It might just be that to see correctly great collective phenomena like Major League Baseball, one has to stay pretty ignorant of the sport and see it from a distance—and only now and then. The motto applicable here is to see the forest rather than the trees, branches, leaves, roots, etc., etc., and these sometimes at a microscopic resolution and with the help of a body of dynamically changing statistics so vast that they put the combined efforts of the Census Bureau, the Bureau of Economic Analysis, and Bureau of Labor Statistics into the category of rank amateurs.
Now as for us, this is the baseball season. Always October, you might say. And then only in those years when we have what’s known as skin in the game. And though we do watch the playoffs, every other year or so, I always have to look up what a “wildcard” is; the first time the fielder’s choice is mentioned, about two seconds pass before I once more remember what that means. And Brigitte, who is as great a fan as I am this time of year, and generally has a much deeper grasp of things scientific than I do, is, however, even more deficient in understanding details as I am, so I have to explain fielder’s choice to her, over and over again.
Long introduction to saying that my impression of baseball—and its many charms—is that it is a artfully disguised game of pure chance. A few stats will make that plain. Thirty teams compete, each playing 162 games in the regular season—making for 2,430 games in all. This takes 180 days or just shy of half a year. Each game has minimally 9 innings, with a top and bottom half; each requires 3 outs to complete, each out constructed of dozens of thrown balls. You don’t make it into the Major Leagues unless you’re a very skillful player; therefore the teams are more or less on the same level of skill—skewed a little bit by money. Teams with the most of the Green Stuff will have a slight advantage—but chance tends to smoothen than wrinkle over time. Still, the probabilities are skewed—so that the New York Yankees have more than twice as many World Series victories (27) than second-ranked Saint Louis Cardinals (10 — as of 2013). But in any particular year, the single toss of 2,430 dice produces unpredictable outcomes. True: this year’s final contenders for the World Series included second-ranked Cardinals and the fifth-ranked San Francisco Giants in the National League—but also the eleventh-ranked Baltimore Orioles and the twentieth-ranked Kansas City Royals in the American League. And it was that bottom-feeder, KC, which will compete for the World Series this year against (probably) the Giants: but betting on the Giants may prove to be hazardous to your purse. Chance rules when that other mysterious Something is missing. And that something is Spirit.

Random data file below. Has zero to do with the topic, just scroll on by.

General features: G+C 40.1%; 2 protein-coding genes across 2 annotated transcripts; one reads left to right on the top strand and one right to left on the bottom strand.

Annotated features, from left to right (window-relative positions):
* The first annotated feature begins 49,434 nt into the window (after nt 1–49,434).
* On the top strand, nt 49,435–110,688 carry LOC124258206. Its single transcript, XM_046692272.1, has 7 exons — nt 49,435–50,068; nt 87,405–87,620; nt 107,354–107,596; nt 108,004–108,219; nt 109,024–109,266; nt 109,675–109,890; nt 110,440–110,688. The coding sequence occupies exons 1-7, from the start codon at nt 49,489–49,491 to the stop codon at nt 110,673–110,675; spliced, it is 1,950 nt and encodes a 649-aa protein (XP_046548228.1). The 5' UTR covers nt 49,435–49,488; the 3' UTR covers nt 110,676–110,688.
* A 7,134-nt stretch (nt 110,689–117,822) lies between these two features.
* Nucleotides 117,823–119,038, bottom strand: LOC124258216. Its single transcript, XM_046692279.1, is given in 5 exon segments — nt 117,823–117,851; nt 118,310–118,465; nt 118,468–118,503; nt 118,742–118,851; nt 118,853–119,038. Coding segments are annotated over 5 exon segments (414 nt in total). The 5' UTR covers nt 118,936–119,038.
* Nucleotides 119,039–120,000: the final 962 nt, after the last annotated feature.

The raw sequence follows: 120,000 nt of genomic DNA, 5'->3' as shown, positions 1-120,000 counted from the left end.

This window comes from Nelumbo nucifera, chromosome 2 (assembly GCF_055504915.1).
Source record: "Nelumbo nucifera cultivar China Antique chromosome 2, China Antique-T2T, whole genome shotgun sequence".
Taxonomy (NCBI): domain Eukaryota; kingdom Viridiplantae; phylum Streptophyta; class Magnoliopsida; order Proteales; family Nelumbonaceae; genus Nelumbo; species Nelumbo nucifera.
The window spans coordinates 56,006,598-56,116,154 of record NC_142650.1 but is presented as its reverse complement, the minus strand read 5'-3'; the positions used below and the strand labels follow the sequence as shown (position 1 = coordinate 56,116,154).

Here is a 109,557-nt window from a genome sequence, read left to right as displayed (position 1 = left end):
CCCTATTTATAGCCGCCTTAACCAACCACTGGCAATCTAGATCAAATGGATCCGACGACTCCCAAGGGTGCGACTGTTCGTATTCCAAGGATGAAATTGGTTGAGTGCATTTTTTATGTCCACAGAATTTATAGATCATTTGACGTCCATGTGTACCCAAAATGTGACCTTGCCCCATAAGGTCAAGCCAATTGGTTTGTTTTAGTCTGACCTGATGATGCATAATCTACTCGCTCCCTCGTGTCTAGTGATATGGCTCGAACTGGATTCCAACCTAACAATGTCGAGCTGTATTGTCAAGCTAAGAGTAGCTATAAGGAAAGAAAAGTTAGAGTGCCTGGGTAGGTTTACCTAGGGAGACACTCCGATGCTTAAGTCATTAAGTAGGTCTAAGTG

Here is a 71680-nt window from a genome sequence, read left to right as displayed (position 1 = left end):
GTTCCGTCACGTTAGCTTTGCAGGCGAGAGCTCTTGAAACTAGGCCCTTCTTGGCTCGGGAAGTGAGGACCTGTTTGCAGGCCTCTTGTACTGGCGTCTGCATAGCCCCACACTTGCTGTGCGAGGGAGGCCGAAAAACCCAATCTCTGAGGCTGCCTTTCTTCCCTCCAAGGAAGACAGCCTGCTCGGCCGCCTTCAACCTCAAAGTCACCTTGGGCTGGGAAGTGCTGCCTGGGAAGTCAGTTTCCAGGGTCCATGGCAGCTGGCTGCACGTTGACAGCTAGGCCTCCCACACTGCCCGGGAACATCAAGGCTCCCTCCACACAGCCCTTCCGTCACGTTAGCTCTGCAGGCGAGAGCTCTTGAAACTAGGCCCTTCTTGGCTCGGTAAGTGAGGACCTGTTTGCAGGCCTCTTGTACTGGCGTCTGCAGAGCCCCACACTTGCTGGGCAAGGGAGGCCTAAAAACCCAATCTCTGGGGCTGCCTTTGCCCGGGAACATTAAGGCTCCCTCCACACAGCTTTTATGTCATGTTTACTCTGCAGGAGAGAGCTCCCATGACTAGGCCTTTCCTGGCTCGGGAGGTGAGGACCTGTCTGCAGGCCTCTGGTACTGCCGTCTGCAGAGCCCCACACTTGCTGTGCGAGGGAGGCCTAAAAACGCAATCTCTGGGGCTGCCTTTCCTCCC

The Royals have it. Will they still have it? When the final series begins?
This year, as a family, we have plenty of skin in the game. Barbara, our daughter, lives in Kansas City. The Metro, anyway, not the political city. John, of Patioboat fame, was long a Giants fan. And when all else fails those of us who once lived or still live in Missouri would rather like an All-Missouri World Series. God willing and the crick don’t rise.